Pope Francis tells top oil executives world must convert to clean fuel

Pope Francis delivers a speech during a meeting with Youth Eucharistic Movement at the Vatican in August 2015. Gregorio Borgia  AP

Pope Francis delivers a speech during a meeting with Youth Eucharistic Movement at the Vatican in August 2015. Gregorio Borgia AP

Pope Francis on Saturday issued a dire warning to top oil executives, saying that climate change could "destroy civilization". Pope Francis, an outspoken advocate for taking action against climate change and for fighting poverty, took advantage of his captive audience of about 50 people by telling them that, "Civilization requires energy, but energy use must not destroy civilization".

Pope Francis has long shown a special interest in combating climate change, which he called a challenge of "epochal proportions" on Saturday.

"We know that the challenges facing us are interconnected". He noted that while energy is necessary, it "should also be clean, by a reduction in the systematic use of fossil fuels", adding that providing clean energy is "a duty that we owe towards millions of our brothers and sisters around the world, poorer countries and generations yet to come". He also warned that in an effort to bring energy sources to everyone, we must be careful not to raise global temperatures, damage the environment, or increase the number of people living in poverty. Pope Francis strongly supported the Paris Climate Accord, and has implicitly criticized the United States for withdrawing from the agreement. "We reaffirm the commitment that we have made to our citizens to reduce air and water pollution and our greenhouse gas emissions to reach a global carbon-neutral economy over the course of the second half of the century".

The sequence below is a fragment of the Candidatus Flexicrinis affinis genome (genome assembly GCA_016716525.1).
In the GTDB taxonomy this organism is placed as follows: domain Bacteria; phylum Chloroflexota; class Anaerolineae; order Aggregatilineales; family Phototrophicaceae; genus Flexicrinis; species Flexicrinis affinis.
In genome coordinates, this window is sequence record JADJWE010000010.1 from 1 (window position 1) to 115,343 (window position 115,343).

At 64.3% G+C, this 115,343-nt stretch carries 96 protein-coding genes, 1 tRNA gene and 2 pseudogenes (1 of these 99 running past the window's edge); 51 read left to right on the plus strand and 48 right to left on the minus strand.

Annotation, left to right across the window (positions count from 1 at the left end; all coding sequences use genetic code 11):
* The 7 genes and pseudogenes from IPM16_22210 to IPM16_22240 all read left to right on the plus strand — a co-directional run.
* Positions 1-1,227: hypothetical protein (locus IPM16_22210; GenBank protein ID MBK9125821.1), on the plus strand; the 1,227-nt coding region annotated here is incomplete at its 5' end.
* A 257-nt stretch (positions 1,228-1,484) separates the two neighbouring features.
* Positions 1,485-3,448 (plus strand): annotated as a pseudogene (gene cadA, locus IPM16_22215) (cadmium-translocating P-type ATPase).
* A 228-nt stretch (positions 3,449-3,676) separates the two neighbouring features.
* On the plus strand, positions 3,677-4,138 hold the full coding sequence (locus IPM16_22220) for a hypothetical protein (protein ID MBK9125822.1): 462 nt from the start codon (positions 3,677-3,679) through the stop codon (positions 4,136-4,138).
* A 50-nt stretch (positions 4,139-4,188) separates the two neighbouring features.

Francis, who wrote a major document called "Laudato Si" (Praised Be) on protecting the environment from global warming in 2015, said it was "worrying" that there still was a continuing search for new fossil fuel reserves.

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Pressure has been building on oil and gas companies to transition to less polluting forms of energy, with the threat of fossil-fuel divestment sometimes used as a stick. European leaders, Japan and Canada backed carbon pricing and a "just transition" to clean energy in the section that the USA refused to endorse, explains Climate Home News. During their meeting in March 2017, the Pope gave Trump a copy of the 2015 encyclical on climate change before the administration made their decision to pull out of the agreement, TIME reported.

Many had complied, he said, including by expediting plans to stop coal burning at the university power plant.

He urged participants to use their "demonstrated aptitude for innovation" to address "two of the great needs in today's world: the care of the poor and the environment".

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